After being colonized by the Dutch colonists for over three-hundred years, Indonesia finally declared its independence on August 17th, 1945. However, the big step which results in the new sovereignty for the country did not necessarily make Indonesia free of the problem. Several complex issues remained to emerge.
First of all, the Dutch government found it hard to acknowledge Indonesia’s independence held in 1945. In the post-World War I period, the Dutch launched the acts of military aggression to some areas in Indonesia. Moreover, even when the Dutch government finally admitted the Indonesian Declaration of Independence in 1949, Indonesia still struggled to deal with the internal problems within the country.
One of the most prominent issues is the reclaim of West Papua whose name changed in later times to Irian Jaya. Unlike any other regions in the Indonesian archipelago which automatically gained their freedom following the Declaration of Independence, the Dutch refused to devolve West Papua to the government of Indonesia. This situation resulted in a long process of West Papua reclaim in the post-independence era.
The Reasons Why the Dutch Colony Refused to Free West Papua
Back in the day when Indonesia prepared its democracy and independence from the Dutch company, the agreement had been reached that Indonesia owns the area of the archipelago from Sabang in the west border to Merauke, Papua, in the east border. The Dutch government formerly colonized all of those regions, but for some reasons, leaving the region of West Papua under its leadership force when the Indonesian’s independence was proclaimed.
The main reason why West Papua was not automatically devolved after the Indonesian Declaration of Independence is that according to the Dutch government, there were many noticeable differences between West Papua and other regions in Indonesia. Melanesian groups who occupy the island of West Papua were judged to have distinctive characteristics from the rest of racial population living in the country. In addition to ethnical and cultural aspects, the distinction between West Papua and other regions were based on geographical features.
More importantly, the Dutch government wished to continue the particular actions and plans which were related to its main purpose of colonization—and European colonization for that matter. The colonization was aimed to fulfill three purposes regarding wealth, the persuasive effort to spread the belief of Christianity, and achievement leading to great admiration.
West Papua was considered to be the perfect place for the Dutch to fulfill the purposes mentioned above. In line with the potency of mining area located in West Papua, this region would also have a great potential for being the center of evangelism mission in the Asia-Pacific area. Therefore, instead of sincerely giving back West Papua to the government of Indonesia as it was supposed to happen, the Dutch intended to make the region as its ‘puppet country’ in which the Dutch government fully supported and ruled the island of the black pearl.
The Diplomatic Efforts to Reclaim West Papua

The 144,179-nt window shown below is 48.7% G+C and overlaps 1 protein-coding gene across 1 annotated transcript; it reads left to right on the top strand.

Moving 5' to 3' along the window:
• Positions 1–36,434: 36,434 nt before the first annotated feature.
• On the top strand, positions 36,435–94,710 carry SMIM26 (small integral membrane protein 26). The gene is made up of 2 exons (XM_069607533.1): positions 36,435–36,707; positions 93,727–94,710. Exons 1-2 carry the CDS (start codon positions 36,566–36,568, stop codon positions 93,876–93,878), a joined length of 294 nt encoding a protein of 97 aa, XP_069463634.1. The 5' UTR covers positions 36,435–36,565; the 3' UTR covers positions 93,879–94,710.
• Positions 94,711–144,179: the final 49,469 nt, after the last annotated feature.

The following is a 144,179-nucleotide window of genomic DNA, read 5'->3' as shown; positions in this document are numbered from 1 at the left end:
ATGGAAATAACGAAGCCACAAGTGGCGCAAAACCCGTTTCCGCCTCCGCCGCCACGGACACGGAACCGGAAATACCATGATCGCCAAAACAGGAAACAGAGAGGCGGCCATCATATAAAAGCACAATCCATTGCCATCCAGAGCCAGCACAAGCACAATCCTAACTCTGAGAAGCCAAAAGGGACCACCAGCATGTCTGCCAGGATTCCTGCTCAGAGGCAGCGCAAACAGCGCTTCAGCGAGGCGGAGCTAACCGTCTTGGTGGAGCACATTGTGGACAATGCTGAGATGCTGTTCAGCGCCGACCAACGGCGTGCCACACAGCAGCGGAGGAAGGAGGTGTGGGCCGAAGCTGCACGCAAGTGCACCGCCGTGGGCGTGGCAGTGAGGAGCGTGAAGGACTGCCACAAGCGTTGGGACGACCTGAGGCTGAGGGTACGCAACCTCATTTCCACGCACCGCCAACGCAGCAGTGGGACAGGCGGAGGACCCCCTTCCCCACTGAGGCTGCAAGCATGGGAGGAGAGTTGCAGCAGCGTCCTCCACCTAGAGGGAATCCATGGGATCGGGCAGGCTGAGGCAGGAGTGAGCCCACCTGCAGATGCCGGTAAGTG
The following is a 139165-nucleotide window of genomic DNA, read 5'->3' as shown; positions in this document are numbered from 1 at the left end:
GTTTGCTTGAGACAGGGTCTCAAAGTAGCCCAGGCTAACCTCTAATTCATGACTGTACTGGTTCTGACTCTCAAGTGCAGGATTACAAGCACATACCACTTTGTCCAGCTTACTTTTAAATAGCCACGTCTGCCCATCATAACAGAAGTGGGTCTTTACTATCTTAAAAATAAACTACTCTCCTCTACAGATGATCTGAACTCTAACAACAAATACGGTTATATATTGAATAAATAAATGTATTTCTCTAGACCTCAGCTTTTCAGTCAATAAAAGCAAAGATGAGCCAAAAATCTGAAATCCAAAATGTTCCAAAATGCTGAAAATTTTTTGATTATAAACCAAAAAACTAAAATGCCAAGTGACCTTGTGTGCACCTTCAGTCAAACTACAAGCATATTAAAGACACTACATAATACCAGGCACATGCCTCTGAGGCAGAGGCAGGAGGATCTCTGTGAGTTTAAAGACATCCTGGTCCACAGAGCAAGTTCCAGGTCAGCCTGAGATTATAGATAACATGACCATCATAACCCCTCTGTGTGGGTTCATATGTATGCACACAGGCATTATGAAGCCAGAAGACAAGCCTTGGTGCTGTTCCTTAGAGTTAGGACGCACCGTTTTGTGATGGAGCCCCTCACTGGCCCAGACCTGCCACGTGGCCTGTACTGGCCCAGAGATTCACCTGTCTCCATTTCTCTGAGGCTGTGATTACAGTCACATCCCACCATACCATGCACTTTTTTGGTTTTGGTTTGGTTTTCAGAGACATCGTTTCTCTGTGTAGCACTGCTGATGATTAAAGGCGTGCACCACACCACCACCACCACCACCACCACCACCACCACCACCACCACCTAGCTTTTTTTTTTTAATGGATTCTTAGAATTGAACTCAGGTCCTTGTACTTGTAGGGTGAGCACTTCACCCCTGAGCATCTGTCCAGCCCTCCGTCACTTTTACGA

With the aim of reclaiming West Papua, the Indonesian government chose to involve the diplomatic negotiations with the Dutch. The negotiation started with Dutch-Indonesian Round Table Conference which was held in Den Haag, on August 23rd – November 2nd, 1949.
There are two most important points brought in the Round Table Conference. First, the Dutch government should entirely admit that Indonesia had declared its independence, thus having its own autonomous sovereignty. Second, West Papua, the region in question, should be given back to the territory of Indonesia.
While the first issue was granted, the freedom of West Papua from Dutch colonization was promised to be processed one year later. However, in one year after the Round Table Conference, the Dutch government broke its promise to give back West, Papua resulting in other diplomatic efforts for the mission of West Papua reclaim. This issue was even brought in the Asia-Africa Conference in later years as well as in one of the United Nation conferences in 1961.
Military Confrontations Following the Unsuccessful Attempts of Diplomacy
As a result of unsuccessful diplomatic efforts, President Soekarno announced a movement called Trikora (Tri Komando Rakyat) or People’s Triple Command in December 1961. One of the contents of Trikora resulted in another military operation to confront the Dutch government in West Papua. The military movements include infiltration, exploitation, and consolidation.
With more and more military aggressions happening in West Papua, the safety of Asia-Pacific area was at stake. To avoid that risk, another diplomatic conference, namely New York Agreement, was held by the United Nations on August 15th, 1962. The conference discussed the future of West Papua, involving the relation between Indonesian and Dutch government, as well as the deliberation of Papuan people.
A long journey and effort have been through by Indonesian government to reclaim West Papua after the Declaration of Independence. The conference and confrontation then concluded in the mid-1969. As a result, that year marked the time when West Papua is finally included as a part of Indonesia.